… is from page 188 of the late, great economic historian Stanley Lebergott’s indispensable 1984 volume, The Americans: An Economic Record (footnote deleted):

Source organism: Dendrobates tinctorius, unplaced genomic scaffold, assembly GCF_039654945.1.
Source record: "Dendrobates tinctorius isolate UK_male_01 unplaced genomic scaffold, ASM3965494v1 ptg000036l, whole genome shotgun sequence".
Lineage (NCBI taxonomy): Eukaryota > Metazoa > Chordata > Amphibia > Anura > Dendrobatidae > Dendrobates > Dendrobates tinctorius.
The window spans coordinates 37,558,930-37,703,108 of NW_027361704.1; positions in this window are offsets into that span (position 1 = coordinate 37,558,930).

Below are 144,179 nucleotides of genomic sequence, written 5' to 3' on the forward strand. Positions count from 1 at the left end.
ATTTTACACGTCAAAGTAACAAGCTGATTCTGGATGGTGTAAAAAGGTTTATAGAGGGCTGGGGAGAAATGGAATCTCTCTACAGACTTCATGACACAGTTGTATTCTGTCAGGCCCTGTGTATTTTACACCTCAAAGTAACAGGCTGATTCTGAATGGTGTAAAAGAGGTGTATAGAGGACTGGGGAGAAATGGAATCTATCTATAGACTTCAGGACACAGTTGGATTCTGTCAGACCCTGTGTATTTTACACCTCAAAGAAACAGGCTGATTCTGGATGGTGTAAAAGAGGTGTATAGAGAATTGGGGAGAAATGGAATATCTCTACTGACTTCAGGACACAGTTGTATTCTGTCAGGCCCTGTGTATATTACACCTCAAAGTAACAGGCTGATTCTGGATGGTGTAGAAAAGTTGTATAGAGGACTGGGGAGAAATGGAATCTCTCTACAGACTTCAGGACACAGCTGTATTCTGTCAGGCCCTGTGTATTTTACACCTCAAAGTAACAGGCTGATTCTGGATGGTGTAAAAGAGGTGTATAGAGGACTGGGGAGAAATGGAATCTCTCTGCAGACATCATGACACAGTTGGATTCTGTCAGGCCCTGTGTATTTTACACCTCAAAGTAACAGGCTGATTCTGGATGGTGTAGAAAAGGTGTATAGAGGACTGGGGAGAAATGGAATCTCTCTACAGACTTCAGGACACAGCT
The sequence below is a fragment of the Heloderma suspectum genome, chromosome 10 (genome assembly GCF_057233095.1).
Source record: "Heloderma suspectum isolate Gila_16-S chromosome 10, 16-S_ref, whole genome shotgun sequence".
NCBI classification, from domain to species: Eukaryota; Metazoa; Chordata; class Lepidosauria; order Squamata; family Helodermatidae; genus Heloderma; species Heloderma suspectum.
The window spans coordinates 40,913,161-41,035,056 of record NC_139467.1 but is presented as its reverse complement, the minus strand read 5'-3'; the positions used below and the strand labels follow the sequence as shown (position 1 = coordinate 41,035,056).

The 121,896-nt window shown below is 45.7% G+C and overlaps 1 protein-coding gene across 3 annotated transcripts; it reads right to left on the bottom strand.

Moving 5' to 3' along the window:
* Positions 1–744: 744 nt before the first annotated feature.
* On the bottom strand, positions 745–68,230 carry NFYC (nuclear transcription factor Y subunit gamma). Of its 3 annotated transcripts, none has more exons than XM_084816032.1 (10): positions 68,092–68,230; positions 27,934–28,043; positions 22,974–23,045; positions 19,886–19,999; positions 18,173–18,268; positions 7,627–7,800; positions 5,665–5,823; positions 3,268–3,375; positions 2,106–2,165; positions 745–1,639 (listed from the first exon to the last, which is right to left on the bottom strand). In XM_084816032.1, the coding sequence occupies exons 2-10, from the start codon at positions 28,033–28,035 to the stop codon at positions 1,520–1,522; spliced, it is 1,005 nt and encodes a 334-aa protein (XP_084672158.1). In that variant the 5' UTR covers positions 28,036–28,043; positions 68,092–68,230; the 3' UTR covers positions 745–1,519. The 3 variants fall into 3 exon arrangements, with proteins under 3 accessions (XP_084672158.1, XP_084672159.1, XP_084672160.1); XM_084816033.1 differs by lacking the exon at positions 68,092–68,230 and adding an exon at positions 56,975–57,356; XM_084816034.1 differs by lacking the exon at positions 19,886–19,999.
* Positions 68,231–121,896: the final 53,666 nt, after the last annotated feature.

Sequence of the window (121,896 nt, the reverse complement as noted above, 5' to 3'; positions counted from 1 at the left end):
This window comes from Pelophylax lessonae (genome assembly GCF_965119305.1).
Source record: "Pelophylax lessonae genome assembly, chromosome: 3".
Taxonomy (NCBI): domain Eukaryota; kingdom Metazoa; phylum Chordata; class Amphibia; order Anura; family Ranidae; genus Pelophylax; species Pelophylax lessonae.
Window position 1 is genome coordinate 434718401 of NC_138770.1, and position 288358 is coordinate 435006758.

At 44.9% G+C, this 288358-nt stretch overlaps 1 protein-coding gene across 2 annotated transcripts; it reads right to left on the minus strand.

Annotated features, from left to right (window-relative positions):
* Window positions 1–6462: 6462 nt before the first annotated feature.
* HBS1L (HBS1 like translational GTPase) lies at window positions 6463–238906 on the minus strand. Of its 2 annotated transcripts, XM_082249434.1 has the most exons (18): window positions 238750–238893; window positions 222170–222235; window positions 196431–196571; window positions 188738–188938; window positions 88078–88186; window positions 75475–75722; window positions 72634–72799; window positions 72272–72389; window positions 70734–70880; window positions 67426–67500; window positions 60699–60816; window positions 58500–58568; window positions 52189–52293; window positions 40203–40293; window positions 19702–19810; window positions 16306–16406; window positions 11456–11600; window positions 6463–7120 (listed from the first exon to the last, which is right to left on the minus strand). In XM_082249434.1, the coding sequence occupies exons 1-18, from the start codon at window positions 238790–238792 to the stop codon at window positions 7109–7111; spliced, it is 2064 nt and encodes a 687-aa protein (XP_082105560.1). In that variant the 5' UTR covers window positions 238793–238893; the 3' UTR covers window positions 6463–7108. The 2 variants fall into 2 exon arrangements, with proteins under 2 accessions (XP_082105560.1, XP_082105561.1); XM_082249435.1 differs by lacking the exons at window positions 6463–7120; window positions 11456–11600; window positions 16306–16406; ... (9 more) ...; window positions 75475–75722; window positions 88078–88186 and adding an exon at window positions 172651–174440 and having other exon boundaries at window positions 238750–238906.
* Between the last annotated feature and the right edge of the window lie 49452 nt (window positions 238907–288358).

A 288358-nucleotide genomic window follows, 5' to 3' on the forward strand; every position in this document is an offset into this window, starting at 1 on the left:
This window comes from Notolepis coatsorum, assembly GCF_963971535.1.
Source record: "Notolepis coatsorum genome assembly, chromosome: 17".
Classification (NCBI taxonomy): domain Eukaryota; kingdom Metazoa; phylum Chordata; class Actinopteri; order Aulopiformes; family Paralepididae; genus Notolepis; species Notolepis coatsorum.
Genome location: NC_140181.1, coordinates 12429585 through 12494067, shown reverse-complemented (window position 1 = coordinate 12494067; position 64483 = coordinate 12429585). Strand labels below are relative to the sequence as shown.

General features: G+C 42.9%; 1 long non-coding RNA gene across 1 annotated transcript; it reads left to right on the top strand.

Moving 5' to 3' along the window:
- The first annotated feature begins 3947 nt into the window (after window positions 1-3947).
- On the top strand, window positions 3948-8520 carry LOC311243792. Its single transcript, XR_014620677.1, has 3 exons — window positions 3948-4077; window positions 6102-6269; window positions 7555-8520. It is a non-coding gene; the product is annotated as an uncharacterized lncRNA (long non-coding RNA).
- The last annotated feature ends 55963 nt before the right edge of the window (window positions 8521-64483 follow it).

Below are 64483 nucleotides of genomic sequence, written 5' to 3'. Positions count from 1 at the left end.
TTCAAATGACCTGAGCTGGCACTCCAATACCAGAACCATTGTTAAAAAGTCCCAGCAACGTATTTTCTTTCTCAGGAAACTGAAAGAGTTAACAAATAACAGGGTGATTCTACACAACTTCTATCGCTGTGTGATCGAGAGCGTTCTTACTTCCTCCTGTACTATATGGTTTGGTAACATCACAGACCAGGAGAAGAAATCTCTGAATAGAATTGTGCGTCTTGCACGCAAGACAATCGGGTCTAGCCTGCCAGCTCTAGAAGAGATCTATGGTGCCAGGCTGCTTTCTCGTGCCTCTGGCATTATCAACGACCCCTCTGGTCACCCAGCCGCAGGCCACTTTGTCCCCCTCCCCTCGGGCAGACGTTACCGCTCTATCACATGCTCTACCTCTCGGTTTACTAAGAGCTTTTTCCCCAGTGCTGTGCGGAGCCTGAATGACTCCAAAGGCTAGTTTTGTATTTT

Mass migration to the United States shaped the U.S. economy in a variety of ways. Most vital was the continuous instability it brought. Local monopolies of labor and enterprise were broken up by immigrants. Techniques of production were upset by the succession of new views and conflicting attitudes. Where business had a monopoly, where labor controlled entry to an occupation, where engineers promulgated a traditional method of production – there resources were unlikely to be used with high efficiency. But the free market in ideas, the persistent competition of novelty, kept surfacing ever more efficient production techniques, then got them adopted. It is no mere chance that the greater stability of production methods in the plantation South contrasted with continuous change, industrialization, and economic advance of the North. For the flow of immigrants to the North and West was never ending; that to the South was minuscule.